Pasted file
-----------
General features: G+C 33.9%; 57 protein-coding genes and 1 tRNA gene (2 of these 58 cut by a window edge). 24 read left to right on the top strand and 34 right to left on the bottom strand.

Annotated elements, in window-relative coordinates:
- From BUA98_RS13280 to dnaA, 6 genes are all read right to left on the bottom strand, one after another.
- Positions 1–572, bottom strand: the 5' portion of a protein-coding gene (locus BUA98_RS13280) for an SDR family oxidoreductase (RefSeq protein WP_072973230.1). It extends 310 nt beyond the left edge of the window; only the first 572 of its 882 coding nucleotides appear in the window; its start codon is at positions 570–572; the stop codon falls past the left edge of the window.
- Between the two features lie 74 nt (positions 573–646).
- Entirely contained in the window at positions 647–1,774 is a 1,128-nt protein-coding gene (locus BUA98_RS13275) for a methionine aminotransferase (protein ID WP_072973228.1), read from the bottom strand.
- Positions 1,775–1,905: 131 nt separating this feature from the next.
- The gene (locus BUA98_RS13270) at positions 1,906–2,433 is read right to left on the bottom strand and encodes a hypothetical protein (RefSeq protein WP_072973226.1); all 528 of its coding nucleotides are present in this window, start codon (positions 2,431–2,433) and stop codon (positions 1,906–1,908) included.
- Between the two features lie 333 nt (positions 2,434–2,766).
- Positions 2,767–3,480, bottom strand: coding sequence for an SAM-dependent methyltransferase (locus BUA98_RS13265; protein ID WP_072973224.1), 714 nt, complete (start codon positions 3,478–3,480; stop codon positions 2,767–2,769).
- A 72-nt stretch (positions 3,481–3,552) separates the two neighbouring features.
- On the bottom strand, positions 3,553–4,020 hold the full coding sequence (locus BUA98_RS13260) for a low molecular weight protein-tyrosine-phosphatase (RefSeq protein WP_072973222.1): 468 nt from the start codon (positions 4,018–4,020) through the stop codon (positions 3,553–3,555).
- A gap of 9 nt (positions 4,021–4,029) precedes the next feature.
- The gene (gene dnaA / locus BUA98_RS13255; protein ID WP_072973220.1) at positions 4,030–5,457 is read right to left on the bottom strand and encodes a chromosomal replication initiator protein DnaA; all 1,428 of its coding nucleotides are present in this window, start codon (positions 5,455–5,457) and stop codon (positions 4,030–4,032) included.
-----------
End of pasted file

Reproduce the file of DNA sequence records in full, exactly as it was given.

General features: G+C 33.9%; 57 protein-coding genes and 1 tRNA gene (2 of these 58 cut by a window edge). 24 read left to right on the top strand and 34 right to left on the bottom strand.

Annotated elements, in window-relative coordinates:
- From BUA98_RS13280 to dnaA, 6 genes are all read right to left on the bottom strand, one after another.
- Positions 1–572, bottom strand: the 5' portion of a protein-coding gene (locus BUA98_RS13280) for an SDR family oxidoreductase (RefSeq protein WP_072973230.1). It extends 310 nt beyond the left edge of the window; only the first 572 of its 882 coding nucleotides appear in the window; its start codon is at positions 570–572; the stop codon falls past the left edge of the window.
- Between the two features lie 74 nt (positions 573–646).
- Entirely contained in the window at positions 647–1,774 is a 1,128-nt protein-coding gene (locus BUA98_RS13275) for a methionine aminotransferase (protein ID WP_072973228.1), read from the bottom strand.
- Positions 1,775–1,905: 131 nt separating this feature from the next.
- The gene (locus BUA98_RS13270) at positions 1,906–2,433 is read right to left on the bottom strand and encodes a hypothetical protein (RefSeq protein WP_072973226.1); all 528 of its coding nucleotides are present in this window, start codon (positions 2,431–2,433) and stop codon (positions 1,906–1,908) included.
- Between the two features lie 333 nt (positions 2,434–2,766).
- Positions 2,767–3,480, bottom strand: coding sequence for an SAM-dependent methyltransferase (locus BUA98_RS13265; protein ID WP_072973224.1), 714 nt, complete (start codon positions 3,478–3,480; stop codon positions 2,767–2,769).
- A 72-nt stretch (positions 3,481–3,552) separates the two neighbouring features.
- On the bottom strand, positions 3,553–4,020 hold the full coding sequence (locus BUA98_RS13260) for a low molecular weight protein-tyrosine-phosphatase (RefSeq protein WP_072973222.1): 468 nt from the start codon (positions 4,018–4,020) through the stop codon (positions 3,553–3,555).
- A gap of 9 nt (positions 4,021–4,029) precedes the next feature.
- The gene (gene dnaA / locus BUA98_RS13255; protein ID WP_072973220.1) at positions 4,030–5,457 is read right to left on the bottom strand and encodes a chromosomal replication initiator protein DnaA; all 1,428 of its coding nucleotides are present in this window, start codon (positions 5,455–5,457) and stop codon (positions 4,030–4,032) included.